Last update: 2022-04-22 09:24:47
‘Even though the events of 11 September 2001 have been left behind by the news headlines and have now become part of history, al-Qaeda is still an elusive phenomenon’. The initiative to publish some of the texts of the organisation now identified par excellence with terrorist Islamism was born from this statement. While we know little of its militants and its recruitment methods and criteria are practically unknown, and while its leaders continue to be on the most wanted list, their doctrinal system is more accessible. It is not a systematic corpus but a complex of writings, articles, pamphlets, interviews and video appearances, which can be traced back to its ideologies and founders, part of which are proposed in this book that has been expertly edited by Gilles Kepel and Jean Pierre Milelli.
By means of the production of four of its most representative figures ‘the result of which produces al-Qaeda’, Osama Bin Laden, Abdallah ‘Azzam, Ayman al-Zawahiri and Abu Mus‘ab al Zarqawi, the ideological profile of the movement is reconstructed that was born to counter the Red Army in Afghanistan and then directed at the fight against ‘corrupt’ Islamic regimes and their western allies. Every piece of writing is prefaced by a biographical profile of its author, and all the texts have a useful system of footnotes that help above all the non-specialists to manage the many references to history and Islamic tradition, from the achievements of the companions of Mohammed to the medieval treaties of jurisprudence.
Apart from the differences between its different protagonists, the nucleus of the al-Qaeda identity clearly emerges: this is the jihad in its meaning of armed struggle, as the modality of the affirmation of Islam. The ‘forgotten duty’, as another instigator of radical Islam, Abd el-Salam Faraj, defined it, is the duty that Muslims can no longer shirk. The tactical objectives may vary (according to some the neighbouring enemy, that is, the corrupt Islamic regimes, and according to others the distant enemy, that is the United States), or the method of action (the jihad led by a vanguard or immediately extended to all Muslims), but the essence of the preaching does not change. The jihad is not an option, but a real need of Islam insofar as being the only suitable method for the building of an Islamic society and a world caliphate. As ‘Abdallah ‘Azzam wrote: ‘The jihad and exile for the purpose of the jihad constitute a fundamental aspect of this religion, because a religion without jihad cannot establish itself in any land […]. The authenticity of the jihad, an integral part of this religion weighing completely on the scales of the Lord of the worlds, is not a chance circumstance of the period in which the Koran was revealed, but a need that accompanies the caravan accompanying this religion’. We evidently finds ourselves before an acute case of interweaving between politics and religion. But if it is true that such interweaving is inevitably part of Islamic history, the jihadist variant is not the only one possible.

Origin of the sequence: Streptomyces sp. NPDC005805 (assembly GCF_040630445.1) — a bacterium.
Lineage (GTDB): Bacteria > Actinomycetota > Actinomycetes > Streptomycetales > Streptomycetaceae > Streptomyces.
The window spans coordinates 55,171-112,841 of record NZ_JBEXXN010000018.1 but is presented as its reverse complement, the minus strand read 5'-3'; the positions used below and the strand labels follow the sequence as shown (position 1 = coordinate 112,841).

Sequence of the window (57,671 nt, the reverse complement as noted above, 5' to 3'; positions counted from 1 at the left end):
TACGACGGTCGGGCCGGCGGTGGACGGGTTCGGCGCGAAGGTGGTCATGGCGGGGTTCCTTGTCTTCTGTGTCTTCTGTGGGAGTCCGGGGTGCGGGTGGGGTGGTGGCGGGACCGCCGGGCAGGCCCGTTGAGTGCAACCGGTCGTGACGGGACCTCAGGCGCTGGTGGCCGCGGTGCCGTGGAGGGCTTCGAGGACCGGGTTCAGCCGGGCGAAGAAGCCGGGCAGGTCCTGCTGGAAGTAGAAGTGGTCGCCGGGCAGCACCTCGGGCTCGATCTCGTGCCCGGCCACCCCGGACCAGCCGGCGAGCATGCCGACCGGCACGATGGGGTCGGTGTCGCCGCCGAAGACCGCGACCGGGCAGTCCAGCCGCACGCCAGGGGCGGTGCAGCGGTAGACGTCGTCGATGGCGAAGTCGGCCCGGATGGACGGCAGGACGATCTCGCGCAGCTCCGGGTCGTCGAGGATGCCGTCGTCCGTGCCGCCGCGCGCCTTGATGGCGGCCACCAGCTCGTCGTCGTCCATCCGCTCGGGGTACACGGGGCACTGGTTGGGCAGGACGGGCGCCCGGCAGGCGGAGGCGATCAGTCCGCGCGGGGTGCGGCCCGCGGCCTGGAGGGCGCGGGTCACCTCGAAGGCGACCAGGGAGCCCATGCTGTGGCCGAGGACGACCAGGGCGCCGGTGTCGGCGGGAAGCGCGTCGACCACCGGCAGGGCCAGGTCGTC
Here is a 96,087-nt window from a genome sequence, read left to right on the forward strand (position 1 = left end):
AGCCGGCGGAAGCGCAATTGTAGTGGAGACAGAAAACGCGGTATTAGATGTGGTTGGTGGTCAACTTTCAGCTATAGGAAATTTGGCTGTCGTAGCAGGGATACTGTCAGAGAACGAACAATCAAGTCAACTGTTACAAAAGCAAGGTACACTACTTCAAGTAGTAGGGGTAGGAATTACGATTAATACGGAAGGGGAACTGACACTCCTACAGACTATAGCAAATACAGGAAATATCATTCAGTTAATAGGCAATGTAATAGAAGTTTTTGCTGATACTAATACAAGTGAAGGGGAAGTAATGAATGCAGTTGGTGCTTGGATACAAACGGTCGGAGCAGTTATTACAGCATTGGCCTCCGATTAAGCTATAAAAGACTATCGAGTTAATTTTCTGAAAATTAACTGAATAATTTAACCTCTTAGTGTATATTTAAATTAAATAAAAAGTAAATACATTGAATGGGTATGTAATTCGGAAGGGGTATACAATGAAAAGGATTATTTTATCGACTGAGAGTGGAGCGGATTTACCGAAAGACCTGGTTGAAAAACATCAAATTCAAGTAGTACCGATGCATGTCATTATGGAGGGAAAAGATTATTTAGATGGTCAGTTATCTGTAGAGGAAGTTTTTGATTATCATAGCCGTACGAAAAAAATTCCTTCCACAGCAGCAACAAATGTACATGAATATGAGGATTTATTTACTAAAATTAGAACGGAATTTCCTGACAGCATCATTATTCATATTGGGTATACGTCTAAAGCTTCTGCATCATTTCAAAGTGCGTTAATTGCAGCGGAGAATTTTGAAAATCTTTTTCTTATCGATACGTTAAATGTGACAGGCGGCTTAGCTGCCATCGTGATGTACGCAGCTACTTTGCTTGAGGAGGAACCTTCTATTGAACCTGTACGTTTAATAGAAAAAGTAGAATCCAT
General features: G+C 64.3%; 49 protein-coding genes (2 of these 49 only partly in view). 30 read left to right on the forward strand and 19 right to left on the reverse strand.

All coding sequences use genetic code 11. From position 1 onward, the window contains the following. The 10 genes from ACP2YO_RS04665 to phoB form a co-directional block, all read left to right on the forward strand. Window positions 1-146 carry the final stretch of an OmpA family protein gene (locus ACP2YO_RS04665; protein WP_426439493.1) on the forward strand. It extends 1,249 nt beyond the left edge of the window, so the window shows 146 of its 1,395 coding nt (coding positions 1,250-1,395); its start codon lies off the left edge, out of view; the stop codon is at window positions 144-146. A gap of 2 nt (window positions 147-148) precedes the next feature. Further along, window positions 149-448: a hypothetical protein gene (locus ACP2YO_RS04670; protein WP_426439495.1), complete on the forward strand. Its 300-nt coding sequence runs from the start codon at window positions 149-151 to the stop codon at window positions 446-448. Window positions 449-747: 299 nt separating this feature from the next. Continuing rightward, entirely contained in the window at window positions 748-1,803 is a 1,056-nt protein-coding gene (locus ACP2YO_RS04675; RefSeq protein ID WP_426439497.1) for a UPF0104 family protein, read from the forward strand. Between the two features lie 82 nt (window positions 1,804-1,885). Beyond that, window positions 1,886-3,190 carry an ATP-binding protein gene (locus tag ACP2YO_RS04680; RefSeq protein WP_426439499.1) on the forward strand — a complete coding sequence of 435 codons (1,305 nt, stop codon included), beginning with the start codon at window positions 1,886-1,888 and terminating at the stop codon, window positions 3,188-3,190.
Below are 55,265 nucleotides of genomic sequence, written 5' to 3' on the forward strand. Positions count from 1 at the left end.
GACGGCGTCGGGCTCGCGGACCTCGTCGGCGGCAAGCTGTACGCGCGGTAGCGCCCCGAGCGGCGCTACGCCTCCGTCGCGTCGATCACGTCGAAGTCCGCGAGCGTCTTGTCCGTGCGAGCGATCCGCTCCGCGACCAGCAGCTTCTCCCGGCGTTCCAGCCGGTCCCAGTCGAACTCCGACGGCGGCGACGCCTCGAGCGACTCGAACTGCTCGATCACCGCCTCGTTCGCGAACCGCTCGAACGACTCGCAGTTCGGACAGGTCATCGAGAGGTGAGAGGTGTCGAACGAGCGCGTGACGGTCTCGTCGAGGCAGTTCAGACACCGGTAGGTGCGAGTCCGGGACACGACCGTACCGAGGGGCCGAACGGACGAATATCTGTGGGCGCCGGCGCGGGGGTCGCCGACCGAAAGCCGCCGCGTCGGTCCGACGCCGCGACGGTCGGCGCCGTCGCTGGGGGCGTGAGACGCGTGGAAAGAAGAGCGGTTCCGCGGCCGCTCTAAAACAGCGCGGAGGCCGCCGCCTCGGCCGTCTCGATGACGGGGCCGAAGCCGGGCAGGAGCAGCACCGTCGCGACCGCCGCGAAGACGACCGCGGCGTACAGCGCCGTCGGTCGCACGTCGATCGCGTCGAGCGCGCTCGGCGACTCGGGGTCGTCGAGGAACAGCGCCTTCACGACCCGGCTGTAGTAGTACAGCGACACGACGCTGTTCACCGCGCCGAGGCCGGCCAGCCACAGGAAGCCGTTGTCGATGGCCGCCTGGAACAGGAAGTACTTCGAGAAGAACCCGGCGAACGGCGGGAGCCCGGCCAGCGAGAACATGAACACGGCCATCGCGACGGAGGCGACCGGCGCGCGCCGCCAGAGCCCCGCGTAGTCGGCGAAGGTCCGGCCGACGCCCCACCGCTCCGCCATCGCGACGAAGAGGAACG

According to the classical theory of Islam, well summed up by the words of the medieval scholar al-Ghazali, the task of politics was the creation of the conditions necessary to let the religious order rule: ‘the right order of religion – maintained al-Gahazali – is obtained through knowledge and faith, for which are necessary a healthy body, the preservation of life and the satisfaction of needs coming from thirst, hunger, the need to have a home and from insecurity, the worst evil […] Religion cannot be suitably set in order if not by means of the satisfaction of these essential needs’.
On the contrary, in the jihadist version politics loses sight of all concrete objectives to become, above all in the form incarnated by Osama Bin Laden, a pure representation subject ‘to the imperative of the effectiveness and impact of the media’, ‘in which everything happens live in real time’.